1887

Abstract

Citrobacter rodentium is a Gram-negative, murine-specific enteric pathogen that infects epithelial cells in the colon. It is closely related to the clinically relevant human pathogen, enterohemorrhagic Escherichia coli (EHEC), a leading cause of haemorrhagic colitis and haemolytic uremic syndrome. We have previously reported that a novel antimicrobial peptide, wrwycr, compromises bacterial DNA repair and significantly reduces the survival of acid-stressed EHEC, suggesting an antimicrobial strategy for targeting the survival of ingested EHEC. This study examines the impact of peptide pretreatment on survival of the closely related murine pathogen, C. rodentium, before and after acid stress, using both in vitro and in vivo investigations. Peptide pretreatment of C. rodentium significantly and dramatically increases acid-stress-induced killing in a peptide-dose-dependent and time-dependent manner. Reduction in survival rates after brief pretreatment with peptide (25–65 µM) followed by 1 h at pH 3.5 ranges from 6 to 8 log fold relative to untreated C. rodentium, with no detectable bacteria after 65 µM peptide-acid treatment. Using a C57BL/6 mouse model of infection, peptide pretreatment of C. rodentium with wrwycr prior to orogastric gavage eliminates evidence of infection based on C. rodentium colonization levels, faecal scores, colonic histology, faecal microbiome and visual observation of overall animal health. These findings provide compelling evidence for the role of the peptide wrwycr as a potential strategy to control the growth and colonization of enteric pathogens.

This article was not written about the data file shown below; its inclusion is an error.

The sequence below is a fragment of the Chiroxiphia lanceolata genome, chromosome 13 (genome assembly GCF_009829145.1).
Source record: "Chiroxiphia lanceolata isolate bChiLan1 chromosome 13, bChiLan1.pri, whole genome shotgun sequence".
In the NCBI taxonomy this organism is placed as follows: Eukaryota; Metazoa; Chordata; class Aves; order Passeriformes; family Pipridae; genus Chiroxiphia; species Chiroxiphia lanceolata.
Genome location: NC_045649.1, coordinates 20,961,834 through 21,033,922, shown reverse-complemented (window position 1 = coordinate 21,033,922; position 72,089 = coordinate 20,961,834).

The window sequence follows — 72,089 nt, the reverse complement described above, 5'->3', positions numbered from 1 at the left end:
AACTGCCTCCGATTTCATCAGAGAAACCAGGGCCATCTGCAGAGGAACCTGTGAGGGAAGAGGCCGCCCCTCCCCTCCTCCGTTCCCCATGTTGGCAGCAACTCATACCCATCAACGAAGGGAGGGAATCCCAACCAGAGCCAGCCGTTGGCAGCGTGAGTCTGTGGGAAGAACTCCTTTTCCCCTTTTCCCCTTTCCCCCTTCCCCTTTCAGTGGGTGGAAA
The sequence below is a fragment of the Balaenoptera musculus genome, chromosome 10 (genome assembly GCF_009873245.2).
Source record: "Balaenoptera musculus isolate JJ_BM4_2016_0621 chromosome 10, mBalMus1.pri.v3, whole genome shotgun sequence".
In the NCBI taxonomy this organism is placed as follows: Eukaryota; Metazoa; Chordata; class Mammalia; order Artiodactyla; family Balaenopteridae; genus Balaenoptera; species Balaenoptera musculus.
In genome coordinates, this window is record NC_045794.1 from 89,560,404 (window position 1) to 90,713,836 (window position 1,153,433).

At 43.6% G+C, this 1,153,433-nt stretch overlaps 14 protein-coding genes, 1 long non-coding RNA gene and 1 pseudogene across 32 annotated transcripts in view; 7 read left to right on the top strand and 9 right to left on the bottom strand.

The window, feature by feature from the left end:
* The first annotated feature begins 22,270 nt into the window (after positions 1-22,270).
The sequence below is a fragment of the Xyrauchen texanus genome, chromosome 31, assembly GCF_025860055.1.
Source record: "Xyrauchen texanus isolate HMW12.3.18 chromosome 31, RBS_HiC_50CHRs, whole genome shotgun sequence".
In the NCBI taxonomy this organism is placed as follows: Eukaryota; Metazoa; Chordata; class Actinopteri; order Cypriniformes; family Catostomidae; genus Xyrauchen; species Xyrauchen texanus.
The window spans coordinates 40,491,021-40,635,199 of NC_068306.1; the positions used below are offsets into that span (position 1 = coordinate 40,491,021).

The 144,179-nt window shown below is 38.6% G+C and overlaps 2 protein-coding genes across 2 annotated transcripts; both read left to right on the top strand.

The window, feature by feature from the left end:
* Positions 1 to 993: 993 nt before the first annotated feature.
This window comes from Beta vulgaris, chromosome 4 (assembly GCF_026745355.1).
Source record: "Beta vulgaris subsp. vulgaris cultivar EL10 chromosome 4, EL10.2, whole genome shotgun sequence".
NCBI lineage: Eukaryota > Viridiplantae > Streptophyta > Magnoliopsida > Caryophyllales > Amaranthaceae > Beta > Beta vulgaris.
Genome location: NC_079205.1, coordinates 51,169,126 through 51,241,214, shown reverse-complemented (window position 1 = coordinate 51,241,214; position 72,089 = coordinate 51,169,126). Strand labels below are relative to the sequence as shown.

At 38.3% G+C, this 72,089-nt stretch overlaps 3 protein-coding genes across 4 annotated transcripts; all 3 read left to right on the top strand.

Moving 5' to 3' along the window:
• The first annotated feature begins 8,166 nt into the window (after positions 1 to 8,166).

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2016-09-01
2019-10-21
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